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Coronavirus could cost global economy $8.8 trillion – that’s almost 10% of global GDP

The new estimates by ADB are more than twice the range of $2 trillion to $4.1 trillion the development bank gave 3 April.

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Manila: The cost of the coronavirus pandemic could reach as much as $8.8 trillion, or almost 10% of global gross domestic product, depending on how long the outbreak continues and the strength of government responses, according to the Asian Development Bank.

A shorter containment period of three months coupled with strong policy measures could limit the impact to $4.1 trillion, or 4.5% of world output, the Manila-based lender said in a report on Friday. The Asia Pacific region is expected to account for about 30% of the overall decline in global output, it said.

The analysis “highlights the important role policy interventions can play to help mitigate damage to economies,” ADB Chief Economist Yasuyuki Sawada said in a statement.

The new cost estimates are more than twice the range of $2 trillion to $4.1 trillion the development bank gave April 3. There are now more than 4 million confirmed cases of coronavirus globally with deaths exceeding 300,000.

The lender suggests boosting health systems, as well as income and employment protections, to avoid an even more difficult recovery. Sustained measures from governments could soften the economic impact of the virus by as much as 40%, ADB said.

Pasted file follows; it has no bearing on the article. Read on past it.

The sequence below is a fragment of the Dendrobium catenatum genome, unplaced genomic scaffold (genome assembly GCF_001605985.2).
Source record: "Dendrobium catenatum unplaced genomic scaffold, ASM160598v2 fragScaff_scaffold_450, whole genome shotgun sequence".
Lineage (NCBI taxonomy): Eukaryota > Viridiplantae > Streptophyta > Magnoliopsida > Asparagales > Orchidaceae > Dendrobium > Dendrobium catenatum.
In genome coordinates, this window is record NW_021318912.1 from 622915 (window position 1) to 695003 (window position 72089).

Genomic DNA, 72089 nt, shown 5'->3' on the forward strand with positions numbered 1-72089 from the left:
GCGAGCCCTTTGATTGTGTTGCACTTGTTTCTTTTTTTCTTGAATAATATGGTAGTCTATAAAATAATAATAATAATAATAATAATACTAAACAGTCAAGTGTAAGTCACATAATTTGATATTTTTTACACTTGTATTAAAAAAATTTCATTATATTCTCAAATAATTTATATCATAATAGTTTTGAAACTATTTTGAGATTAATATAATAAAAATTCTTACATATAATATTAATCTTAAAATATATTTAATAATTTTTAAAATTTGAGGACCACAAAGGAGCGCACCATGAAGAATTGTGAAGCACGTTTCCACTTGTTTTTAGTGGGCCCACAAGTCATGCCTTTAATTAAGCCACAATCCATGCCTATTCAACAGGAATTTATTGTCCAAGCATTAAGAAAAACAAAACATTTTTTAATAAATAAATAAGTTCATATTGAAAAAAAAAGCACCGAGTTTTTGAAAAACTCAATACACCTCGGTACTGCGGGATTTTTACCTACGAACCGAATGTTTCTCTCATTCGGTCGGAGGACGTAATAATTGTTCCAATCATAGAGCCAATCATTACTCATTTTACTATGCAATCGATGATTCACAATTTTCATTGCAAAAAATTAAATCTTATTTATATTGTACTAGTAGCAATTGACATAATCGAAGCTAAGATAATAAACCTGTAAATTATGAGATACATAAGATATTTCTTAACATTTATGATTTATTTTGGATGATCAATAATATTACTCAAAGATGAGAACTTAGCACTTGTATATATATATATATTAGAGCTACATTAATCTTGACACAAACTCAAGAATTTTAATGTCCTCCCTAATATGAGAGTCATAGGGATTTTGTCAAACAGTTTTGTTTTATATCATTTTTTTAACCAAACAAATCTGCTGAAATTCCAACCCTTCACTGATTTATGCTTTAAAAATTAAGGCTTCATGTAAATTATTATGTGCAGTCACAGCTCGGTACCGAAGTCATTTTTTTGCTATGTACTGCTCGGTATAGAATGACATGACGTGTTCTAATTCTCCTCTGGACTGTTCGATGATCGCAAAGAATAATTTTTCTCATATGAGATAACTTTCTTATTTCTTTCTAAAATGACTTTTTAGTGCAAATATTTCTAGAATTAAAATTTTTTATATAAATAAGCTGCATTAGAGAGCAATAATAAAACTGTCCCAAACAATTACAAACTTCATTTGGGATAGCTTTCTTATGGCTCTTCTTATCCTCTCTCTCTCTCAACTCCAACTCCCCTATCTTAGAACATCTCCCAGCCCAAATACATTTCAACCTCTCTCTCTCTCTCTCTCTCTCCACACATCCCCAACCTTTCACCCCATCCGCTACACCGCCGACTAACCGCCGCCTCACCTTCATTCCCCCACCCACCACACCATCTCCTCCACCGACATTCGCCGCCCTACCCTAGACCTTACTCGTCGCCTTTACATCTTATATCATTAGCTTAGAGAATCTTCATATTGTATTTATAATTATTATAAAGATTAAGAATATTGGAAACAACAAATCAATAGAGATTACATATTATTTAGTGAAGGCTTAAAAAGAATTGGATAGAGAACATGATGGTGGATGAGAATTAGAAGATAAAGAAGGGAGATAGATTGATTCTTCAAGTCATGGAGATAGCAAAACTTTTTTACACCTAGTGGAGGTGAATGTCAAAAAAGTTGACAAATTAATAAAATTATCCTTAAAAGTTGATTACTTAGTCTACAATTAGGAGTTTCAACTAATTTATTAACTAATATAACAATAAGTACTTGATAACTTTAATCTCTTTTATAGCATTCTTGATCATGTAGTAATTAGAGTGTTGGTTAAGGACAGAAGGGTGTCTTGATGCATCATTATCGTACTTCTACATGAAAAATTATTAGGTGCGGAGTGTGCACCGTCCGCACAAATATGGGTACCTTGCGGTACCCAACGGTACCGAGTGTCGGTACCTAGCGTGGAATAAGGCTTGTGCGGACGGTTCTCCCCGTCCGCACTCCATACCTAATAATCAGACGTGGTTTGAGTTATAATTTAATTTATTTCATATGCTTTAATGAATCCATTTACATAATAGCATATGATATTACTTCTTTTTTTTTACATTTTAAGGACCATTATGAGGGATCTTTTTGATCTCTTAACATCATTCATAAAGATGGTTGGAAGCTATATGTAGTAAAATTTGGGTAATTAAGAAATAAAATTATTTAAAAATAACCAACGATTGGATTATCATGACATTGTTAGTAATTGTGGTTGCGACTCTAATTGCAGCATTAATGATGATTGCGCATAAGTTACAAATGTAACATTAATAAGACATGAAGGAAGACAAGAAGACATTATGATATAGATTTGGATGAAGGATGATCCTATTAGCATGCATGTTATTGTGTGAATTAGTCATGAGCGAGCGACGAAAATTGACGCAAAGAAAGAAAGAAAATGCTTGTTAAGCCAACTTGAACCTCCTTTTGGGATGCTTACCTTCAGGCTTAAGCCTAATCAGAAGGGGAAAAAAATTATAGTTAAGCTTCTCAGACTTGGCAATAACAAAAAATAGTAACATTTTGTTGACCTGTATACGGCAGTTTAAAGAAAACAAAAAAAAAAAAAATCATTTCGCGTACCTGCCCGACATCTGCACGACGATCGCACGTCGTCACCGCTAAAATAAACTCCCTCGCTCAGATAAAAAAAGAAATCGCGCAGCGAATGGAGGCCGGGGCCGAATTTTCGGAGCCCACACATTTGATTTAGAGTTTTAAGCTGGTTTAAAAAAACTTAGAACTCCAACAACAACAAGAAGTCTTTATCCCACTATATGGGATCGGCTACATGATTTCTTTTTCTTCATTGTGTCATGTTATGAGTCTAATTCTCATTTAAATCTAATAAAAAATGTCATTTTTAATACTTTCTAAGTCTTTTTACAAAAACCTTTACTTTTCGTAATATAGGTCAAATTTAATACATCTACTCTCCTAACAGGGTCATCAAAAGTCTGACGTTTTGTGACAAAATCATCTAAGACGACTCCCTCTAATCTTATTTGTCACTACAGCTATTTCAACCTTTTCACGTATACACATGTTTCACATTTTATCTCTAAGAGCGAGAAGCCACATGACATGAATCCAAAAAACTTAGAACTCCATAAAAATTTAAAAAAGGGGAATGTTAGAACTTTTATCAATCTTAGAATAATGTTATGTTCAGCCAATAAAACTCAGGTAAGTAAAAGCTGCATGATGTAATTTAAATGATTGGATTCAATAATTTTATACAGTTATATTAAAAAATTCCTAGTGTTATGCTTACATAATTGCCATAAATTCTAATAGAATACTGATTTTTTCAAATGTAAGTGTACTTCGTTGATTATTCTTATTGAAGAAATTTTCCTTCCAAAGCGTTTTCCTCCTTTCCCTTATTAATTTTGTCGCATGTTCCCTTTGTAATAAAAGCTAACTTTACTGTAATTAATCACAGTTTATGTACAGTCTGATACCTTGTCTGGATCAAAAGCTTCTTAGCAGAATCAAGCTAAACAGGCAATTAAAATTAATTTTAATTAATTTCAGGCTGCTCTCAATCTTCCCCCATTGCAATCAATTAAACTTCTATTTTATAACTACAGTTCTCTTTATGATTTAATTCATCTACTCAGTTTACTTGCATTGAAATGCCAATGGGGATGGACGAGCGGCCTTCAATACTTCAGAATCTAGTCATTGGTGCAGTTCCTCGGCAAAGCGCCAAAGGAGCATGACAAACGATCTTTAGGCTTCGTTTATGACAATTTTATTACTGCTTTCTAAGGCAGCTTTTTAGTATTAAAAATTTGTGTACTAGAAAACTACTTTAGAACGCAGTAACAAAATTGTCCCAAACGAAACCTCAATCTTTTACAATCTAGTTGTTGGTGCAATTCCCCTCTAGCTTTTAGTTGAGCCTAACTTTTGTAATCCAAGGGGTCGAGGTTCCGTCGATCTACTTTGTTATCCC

ADB’s estimated global impact of virus % of GDP Losses ($ billion)
Containment of 3 months with policy measures -4.5 4,095.8
Containment of 6 months with policy measures -5.9 5,387.8
Containment of 3 months -6.4 5,796.9
Containment of 6 months -9.7 8,789.9

Between 158 million to 242 million jobs could be lost globally, with 70% of those in Asia and the Pacific, according to the ADB.

Travel restrictions and lockdowns implemented to arrest the virus’s spread will likely cut global trade by $1.7 trillion to $2.6 trillion, it said.-Bloomberg

Also read: Covid puts euro at risk as it widens gap between EU’s rich North and poor South


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